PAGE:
Deep in the backwoods of southeastern Virginia, the U.S. Coast Guard’s premier tactical law enforcement team quietly goes about training for their unique mission set.

The primary mission of the Maritime Security Response Team (MSRT) is counter-terrorism in maritime environments, both domestic and overseas. The team is trained as a first responder to terrorist situations, specifically to deny terrorist acts, board and secure hostile vessels, and serve as subject matter experts in counterterrorism operations to educate and train the rest of the Coast Guard.

As the Coast Guard’s only offensively oriented counter-terrorist team, they have a critical role in the Department of Homeland Security’s maritime defense strategy.

MSRT recently celebrated its 10th anniversary, and is the result of a number of fundamental changes to Coast Guard doctrine that occurred following 9/11.

Following a number of assessments and reorganizations within the Coast Guard to better address the threat of terrorism to American ports and waterways, the ‘Deployable Operations Group’ (DOG) was stood up in 2007. This command consisted of multiple units all designed to support tactical operations, and could be tailored and deployed worldwide to meet mission requirements.

The DOG consisted of Port Security Units, Tactical Law Enforcement Teams (TACLET), Maritime Safety and Security Teams (MSST), an early form of MSRT, and the National Strike Force (NSF). These units still exist within the Coast Guard, but have had their capabilities and composition scaled since the DOG was formally disbanded in 2013.

Image courtesy of Coast Guard News


Following the dissolution of the DOG, MSRT was headquartered in Chesapeake, Virginia, and has been deployed consistently throughout the United States and overseas for a variety of missions. Within the United States, MSRT has primarily assisted in high visibility and high threat events as part of a larger government security force package.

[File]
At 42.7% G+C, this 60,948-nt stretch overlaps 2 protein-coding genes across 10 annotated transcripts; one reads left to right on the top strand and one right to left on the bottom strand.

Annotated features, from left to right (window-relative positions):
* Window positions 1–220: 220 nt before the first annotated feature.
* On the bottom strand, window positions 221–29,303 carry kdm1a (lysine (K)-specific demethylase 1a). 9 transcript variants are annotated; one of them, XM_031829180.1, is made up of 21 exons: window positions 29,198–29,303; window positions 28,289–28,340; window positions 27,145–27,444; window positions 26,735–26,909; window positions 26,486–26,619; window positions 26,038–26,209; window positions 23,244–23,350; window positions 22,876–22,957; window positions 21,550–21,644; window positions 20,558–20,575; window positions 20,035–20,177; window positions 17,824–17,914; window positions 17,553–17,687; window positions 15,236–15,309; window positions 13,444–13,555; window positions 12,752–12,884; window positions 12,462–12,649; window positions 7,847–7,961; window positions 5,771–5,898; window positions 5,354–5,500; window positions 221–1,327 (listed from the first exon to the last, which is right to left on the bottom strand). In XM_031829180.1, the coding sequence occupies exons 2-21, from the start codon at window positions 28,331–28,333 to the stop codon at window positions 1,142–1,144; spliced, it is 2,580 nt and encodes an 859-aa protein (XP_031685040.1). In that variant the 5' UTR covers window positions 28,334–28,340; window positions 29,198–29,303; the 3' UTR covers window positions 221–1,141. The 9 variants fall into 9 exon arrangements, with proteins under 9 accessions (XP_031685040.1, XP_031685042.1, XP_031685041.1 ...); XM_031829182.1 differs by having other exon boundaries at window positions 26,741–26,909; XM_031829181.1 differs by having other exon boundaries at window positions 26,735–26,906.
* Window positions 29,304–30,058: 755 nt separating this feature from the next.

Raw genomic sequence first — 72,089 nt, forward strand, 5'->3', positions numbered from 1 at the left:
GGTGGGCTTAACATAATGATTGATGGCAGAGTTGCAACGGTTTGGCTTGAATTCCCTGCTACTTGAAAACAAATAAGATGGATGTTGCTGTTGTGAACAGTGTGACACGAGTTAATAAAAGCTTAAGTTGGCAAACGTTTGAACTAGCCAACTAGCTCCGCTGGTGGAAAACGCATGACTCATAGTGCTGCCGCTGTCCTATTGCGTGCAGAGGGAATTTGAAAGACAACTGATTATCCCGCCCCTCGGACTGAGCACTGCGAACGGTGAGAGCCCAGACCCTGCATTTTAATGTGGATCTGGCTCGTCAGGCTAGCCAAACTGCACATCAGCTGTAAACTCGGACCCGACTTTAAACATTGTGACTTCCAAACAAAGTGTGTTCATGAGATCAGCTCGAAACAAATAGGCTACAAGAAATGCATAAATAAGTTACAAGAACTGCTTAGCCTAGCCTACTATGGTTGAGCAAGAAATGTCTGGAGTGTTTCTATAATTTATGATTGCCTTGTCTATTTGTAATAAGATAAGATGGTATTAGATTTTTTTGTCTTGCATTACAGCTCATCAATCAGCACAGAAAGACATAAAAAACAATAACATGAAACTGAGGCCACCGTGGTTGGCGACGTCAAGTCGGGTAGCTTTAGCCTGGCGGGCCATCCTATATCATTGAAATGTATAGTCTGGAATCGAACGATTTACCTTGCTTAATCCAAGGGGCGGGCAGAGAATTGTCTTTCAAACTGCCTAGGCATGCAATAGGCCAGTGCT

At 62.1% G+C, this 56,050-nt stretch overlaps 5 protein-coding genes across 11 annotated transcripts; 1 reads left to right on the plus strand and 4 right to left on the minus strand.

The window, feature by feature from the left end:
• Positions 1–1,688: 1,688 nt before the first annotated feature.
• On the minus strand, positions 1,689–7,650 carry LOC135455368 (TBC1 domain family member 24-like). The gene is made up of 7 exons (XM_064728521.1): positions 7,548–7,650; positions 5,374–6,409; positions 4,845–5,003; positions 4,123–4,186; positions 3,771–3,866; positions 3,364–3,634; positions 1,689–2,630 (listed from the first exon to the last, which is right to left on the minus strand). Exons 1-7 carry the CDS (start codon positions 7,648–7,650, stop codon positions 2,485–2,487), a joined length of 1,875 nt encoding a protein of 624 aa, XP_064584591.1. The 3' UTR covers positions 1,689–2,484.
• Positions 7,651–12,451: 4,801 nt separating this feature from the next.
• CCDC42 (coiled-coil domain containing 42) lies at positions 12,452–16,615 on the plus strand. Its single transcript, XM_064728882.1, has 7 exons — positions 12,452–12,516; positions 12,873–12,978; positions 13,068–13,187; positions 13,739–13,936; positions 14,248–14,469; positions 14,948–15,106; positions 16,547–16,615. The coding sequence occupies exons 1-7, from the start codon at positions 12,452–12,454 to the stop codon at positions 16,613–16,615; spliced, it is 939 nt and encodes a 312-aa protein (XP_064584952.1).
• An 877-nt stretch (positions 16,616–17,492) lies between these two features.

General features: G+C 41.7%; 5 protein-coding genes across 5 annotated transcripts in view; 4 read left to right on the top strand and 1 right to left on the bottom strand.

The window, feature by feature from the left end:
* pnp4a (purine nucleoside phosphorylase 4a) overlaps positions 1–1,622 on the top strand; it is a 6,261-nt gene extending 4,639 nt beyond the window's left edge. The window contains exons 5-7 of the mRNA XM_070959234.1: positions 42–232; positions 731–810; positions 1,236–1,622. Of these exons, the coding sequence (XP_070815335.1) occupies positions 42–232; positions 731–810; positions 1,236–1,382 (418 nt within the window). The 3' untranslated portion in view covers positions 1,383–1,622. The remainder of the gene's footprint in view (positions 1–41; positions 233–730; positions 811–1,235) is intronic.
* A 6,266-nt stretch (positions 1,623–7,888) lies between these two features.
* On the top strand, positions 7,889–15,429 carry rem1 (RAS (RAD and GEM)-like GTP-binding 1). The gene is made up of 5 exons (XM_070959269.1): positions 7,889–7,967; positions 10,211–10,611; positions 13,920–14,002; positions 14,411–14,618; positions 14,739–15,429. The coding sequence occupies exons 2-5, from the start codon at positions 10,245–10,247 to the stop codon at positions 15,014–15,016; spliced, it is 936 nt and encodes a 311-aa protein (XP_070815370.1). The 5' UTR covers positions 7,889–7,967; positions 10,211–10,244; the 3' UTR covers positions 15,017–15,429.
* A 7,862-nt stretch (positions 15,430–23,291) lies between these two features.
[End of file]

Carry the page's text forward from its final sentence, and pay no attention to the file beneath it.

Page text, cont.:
However, the team is capable of unilaterally deploying anywhere inside the United States on short notice to perform its counter-terrorism mission.

MSRT’s assault element is called the Direct Action Section (DAS). Members of the DAS are referred to as operators and go through extensive CQB and boarding training prior to being selected to serve on a team.

The Precision Marksmen Observer Team (PMOT) are specialized marksmen who are capable of providing accurate fire from aircraft and boats. They also observe and gather intelligence for the ground force commander.

The Tactical Delivery Team (TDT) delivers the assault force onto the objective, usually via rigid hull inflatable boats.

The MSRT also includes a CBRNE section, which provides the team with the ability to operate in Chemical, Biological, Radiological, Nuclear, and High Yield Explosive environments.

Because the Coast Guard does not fall under the Department of Defense, forward deployed elements of the MSRT can provide a tactical law enforcement capability to board vessels under certain jurisdictions that the U.S. Navy would otherwise be unable to perform.

Currently, MSRT only operates out of Chesapeake, Virginia, but will soon be reflagged as MSRT-East. What was once MSST San Diego will then become MSRT-West, providing the Coast Guard with more flexibility in deploying their counterterrorism asset.

Images courtesy of the U.S. Coast Guard